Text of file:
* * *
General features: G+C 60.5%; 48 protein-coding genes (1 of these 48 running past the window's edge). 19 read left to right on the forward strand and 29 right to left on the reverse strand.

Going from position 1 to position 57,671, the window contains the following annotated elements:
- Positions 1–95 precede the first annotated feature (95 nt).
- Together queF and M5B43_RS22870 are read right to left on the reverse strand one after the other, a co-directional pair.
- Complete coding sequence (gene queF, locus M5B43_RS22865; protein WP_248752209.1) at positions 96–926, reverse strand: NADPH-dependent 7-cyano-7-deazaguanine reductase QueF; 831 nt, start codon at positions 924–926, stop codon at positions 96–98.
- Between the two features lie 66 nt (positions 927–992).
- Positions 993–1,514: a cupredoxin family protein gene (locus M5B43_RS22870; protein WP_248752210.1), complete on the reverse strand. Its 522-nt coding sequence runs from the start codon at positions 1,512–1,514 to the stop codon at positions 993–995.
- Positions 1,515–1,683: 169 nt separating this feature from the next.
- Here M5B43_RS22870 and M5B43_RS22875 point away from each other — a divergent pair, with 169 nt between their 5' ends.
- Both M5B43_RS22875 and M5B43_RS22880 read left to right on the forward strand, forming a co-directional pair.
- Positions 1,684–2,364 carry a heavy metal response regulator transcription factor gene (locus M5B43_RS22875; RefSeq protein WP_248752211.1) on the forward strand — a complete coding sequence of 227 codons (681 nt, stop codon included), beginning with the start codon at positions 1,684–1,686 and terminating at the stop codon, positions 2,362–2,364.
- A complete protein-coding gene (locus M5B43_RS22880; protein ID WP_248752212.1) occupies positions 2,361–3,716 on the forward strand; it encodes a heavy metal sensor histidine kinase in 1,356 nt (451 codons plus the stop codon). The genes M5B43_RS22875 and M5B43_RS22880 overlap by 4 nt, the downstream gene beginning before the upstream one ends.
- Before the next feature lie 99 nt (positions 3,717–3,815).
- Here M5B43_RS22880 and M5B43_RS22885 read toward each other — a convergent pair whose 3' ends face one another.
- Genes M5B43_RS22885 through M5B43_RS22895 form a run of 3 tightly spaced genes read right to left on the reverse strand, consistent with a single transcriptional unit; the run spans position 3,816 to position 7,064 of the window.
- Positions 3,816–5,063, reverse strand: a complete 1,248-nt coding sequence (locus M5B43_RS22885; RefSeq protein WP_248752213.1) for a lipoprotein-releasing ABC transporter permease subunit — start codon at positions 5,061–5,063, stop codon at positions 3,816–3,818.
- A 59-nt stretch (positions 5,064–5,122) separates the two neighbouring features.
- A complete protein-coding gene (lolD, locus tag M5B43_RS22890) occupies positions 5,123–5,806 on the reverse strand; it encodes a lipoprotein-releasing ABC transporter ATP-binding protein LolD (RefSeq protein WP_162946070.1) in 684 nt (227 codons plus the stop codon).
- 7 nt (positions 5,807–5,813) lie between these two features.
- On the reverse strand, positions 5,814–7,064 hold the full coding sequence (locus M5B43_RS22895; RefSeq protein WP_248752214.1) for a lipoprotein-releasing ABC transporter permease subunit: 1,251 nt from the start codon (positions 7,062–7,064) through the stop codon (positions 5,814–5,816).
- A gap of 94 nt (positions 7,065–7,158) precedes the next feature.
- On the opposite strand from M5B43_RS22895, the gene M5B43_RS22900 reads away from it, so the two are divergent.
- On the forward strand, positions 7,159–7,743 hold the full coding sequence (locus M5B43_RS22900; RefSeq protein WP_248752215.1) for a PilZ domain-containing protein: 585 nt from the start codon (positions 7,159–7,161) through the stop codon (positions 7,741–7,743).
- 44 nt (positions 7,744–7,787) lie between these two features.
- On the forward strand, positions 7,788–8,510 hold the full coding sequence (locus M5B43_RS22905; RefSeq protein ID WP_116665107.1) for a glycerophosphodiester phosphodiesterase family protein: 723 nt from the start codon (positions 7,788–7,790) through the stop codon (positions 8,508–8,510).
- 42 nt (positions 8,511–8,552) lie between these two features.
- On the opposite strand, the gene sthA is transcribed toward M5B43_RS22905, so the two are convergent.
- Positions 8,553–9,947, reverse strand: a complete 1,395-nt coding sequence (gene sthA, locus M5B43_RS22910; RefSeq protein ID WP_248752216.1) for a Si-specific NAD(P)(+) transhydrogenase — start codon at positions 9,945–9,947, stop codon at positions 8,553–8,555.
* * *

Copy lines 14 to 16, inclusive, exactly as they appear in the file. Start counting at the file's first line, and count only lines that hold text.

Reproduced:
- Here M5B43_RS22880 and M5B43_RS22885 read toward each other — a convergent pair whose 3' ends face one another.
- Genes M5B43_RS22885 through M5B43_RS22895 form a run of 3 tightly spaced genes read right to left on the reverse strand, consistent with a single transcriptional unit; the run spans position 3,816 to position 7,064 of the window.
- Positions 3,816–5,063, reverse strand: a complete 1,248-nt coding sequence (locus M5B43_RS22885; RefSeq protein WP_248752213.1) for a lipoprotein-releasing ABC transporter permease subunit — start codon at positions 5,061–5,063, stop codon at positions 3,816–3,818.